A lot of people get scared when they hear the word "headline" and think it's all black magic and something only high-paid ad execs can do.. or people on that Mad Men TV show.. but at the core, headlines are actually really really simple.

If I could break it down for you I'd say that a headline is simply something that promises a specific benefit or reward for the reader in return for the valuable time it takes to read what you have to say.

That's it!

A headline is the first, and sometimes the ONLY impression you make on your visitor or reader... So without a great headline that turns a browser into a reader, a repeat visitor, or a customer, the rest of your words may as well not even exist.

Let me repeat that -- without a great headline that turns a browser into a reader, a repeat visitor, or a customer, the rest of your words may as well not even exist.

Advertising legend David Ogilvy knew the power of headlines.

He knew that his headline literally determined whether the advertisement would get read. He once RE-wrote a headline for Rolls Royce 104 times until he was satisfied that he'd nailed it:

"At 60 miles an hour, the only thing you hear in the new Rolls Royce comes from the electric clock"

Master copywriter Gene Schwartz often spent an entire week on the first 50 words of a sales piece - the headline and the opening paragraph. Those 50 words are the most important part of any persuasive writing, and writing them well takes time. Even for the masters.

This means that the better the headline, the better your odds of beating the averages and getting what you've written read by a larger percentage of people.

Of course writing a great headline doesn't guarantee the success of your writing. You still need to provide what you promised in the headline with your body copy.

But great content with a bad headline is doomed to go unread. In fact, I won't even tell you how many websites I see every single day where not a single page has a headline. And they wonder why their visitors don't stick around and take action.

Without a headline on every single page on your site to attract and focus your visitor on what's important for that particular page, they end up bouncing around randomly, from thing to thing... and if they can't work out what your page is about after a few seconds of quick scanning, they'll leave.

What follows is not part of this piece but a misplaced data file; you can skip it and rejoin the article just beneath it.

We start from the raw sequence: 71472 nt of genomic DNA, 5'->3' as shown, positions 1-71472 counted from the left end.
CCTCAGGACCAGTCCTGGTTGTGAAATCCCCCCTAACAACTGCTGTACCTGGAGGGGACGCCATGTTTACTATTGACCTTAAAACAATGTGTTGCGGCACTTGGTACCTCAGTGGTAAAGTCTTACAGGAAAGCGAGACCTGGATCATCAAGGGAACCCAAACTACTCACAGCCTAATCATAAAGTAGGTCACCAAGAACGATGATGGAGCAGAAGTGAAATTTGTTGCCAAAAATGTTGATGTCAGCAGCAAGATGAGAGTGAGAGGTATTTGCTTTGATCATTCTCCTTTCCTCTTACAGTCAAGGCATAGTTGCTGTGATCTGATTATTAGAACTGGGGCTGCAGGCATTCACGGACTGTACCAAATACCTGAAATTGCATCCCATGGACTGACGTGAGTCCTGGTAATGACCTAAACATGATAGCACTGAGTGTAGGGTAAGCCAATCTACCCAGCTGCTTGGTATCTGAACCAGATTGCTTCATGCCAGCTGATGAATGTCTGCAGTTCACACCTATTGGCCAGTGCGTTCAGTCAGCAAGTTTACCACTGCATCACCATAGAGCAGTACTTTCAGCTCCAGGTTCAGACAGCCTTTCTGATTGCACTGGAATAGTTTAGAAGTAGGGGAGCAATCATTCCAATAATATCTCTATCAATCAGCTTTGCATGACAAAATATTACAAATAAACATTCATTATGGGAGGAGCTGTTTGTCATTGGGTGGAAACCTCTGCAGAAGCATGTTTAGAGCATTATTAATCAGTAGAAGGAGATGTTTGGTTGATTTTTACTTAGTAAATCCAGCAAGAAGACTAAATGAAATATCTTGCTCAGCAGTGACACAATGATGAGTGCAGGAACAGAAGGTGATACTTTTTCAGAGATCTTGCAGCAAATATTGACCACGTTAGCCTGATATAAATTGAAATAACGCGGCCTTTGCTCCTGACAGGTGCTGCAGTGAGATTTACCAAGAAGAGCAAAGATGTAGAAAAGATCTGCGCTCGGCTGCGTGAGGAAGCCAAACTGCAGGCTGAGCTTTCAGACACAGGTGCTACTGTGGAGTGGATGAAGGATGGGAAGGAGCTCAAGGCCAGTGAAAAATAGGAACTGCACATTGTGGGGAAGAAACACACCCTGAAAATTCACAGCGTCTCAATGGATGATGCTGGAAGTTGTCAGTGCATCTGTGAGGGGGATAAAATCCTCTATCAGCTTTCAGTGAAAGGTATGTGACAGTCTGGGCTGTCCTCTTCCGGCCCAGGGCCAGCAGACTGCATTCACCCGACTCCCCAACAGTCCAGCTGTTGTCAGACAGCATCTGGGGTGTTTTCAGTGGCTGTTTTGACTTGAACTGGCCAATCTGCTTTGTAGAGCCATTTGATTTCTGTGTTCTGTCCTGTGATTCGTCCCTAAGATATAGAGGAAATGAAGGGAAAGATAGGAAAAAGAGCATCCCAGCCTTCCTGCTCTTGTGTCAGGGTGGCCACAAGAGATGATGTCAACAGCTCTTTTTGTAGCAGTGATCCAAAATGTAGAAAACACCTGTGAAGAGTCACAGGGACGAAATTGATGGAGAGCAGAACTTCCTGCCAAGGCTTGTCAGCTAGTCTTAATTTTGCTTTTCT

OK - wait ... Did he really just say "a headline on every single page of your site"??

Why yes, I did.

Every single page of your website needs a headline to tell people 2 pieces of very important information: WHY they should stay and WHAT'S in it for them if they do. If there's no headline, then people won't stick around. We just don't have time to commit to read and comprehend a page unless we know what we're in for.

So - if you need to put a headline on each and every page, what kinds of headlines do you need? Great question!

So what I thought I would do is take you on a tour of some websites and explain how they're using their headlines to maximize their results by giving people those 2 pieces of very important information: WHY they should stay and WHAT'S in it for them if they do.

And once I've done that I'm going to go through some of the rules of Headline writing and then you're going to write a some headlines for your pages. If you already have headlines, then I'm going to ask you to use the rules of writing great headlines and come up with some even better ones than you currently have now.